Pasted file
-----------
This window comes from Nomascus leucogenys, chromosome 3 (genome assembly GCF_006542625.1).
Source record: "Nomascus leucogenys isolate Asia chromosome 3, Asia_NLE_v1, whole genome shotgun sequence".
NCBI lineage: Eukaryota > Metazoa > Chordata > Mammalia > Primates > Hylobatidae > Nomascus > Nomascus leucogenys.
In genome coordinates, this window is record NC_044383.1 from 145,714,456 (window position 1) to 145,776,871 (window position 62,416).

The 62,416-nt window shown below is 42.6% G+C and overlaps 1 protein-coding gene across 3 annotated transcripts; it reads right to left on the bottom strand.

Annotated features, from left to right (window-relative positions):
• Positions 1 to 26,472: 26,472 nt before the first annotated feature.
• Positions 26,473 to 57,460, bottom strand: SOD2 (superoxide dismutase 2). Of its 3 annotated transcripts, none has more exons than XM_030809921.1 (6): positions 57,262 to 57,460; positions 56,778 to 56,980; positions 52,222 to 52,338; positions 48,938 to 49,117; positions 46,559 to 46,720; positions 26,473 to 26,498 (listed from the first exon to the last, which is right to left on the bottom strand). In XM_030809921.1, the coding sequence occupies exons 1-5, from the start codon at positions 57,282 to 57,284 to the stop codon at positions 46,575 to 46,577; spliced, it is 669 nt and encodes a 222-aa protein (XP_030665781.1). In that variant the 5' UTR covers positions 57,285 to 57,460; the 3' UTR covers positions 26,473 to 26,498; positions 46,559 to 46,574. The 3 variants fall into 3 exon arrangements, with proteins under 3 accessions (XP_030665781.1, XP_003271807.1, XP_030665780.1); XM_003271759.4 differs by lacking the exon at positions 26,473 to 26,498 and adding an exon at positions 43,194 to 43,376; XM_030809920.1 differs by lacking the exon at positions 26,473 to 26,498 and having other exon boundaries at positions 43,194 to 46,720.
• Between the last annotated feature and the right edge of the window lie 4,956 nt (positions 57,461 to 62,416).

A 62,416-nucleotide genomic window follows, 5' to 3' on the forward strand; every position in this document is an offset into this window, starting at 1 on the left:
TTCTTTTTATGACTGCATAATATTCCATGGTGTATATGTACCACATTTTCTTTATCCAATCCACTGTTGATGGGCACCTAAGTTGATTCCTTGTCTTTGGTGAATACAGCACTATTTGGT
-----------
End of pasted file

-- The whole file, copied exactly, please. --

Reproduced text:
This window comes from Nomascus leucogenys, chromosome 3 (genome assembly GCF_006542625.1).
Source record: "Nomascus leucogenys isolate Asia chromosome 3, Asia_NLE_v1, whole genome shotgun sequence".
NCBI lineage: Eukaryota > Metazoa > Chordata > Mammalia > Primates > Hylobatidae > Nomascus > Nomascus leucogenys.
In genome coordinates, this window is record NC_044383.1 from 145,714,456 (window position 1) to 145,776,871 (window position 62,416).

The 62,416-nt window shown below is 42.6% G+C and overlaps 1 protein-coding gene across 3 annotated transcripts; it reads right to left on the bottom strand.

Annotated features, from left to right (window-relative positions):
• Positions 1 to 26,472: 26,472 nt before the first annotated feature.
• Positions 26,473 to 57,460, bottom strand: SOD2 (superoxide dismutase 2). Of its 3 annotated transcripts, none has more exons than XM_030809921.1 (6): positions 57,262 to 57,460; positions 56,778 to 56,980; positions 52,222 to 52,338; positions 48,938 to 49,117; positions 46,559 to 46,720; positions 26,473 to 26,498 (listed from the first exon to the last, which is right to left on the bottom strand). In XM_030809921.1, the coding sequence occupies exons 1-5, from the start codon at positions 57,282 to 57,284 to the stop codon at positions 46,575 to 46,577; spliced, it is 669 nt and encodes a 222-aa protein (XP_030665781.1). In that variant the 5' UTR covers positions 57,285 to 57,460; the 3' UTR covers positions 26,473 to 26,498; positions 46,559 to 46,574. The 3 variants fall into 3 exon arrangements, with proteins under 3 accessions (XP_030665781.1, XP_003271807.1, XP_030665780.1); XM_003271759.4 differs by lacking the exon at positions 26,473 to 26,498 and adding an exon at positions 43,194 to 43,376; XM_030809920.1 differs by lacking the exon at positions 26,473 to 26,498 and having other exon boundaries at positions 43,194 to 46,720.
• Between the last annotated feature and the right edge of the window lie 4,956 nt (positions 57,461 to 62,416).

A 62,416-nucleotide genomic window follows, 5' to 3' on the forward strand; every position in this document is an offset into this window, starting at 1 on the left:
TTCTTTTTATGACTGCATAATATTCCATGGTGTATATGTACCACATTTTCTTTATCCAATCCACTGTTGATGGGCACCTAAGTTGATTCCTTGTCTTTGGTGAATACAGCACTATTTGGT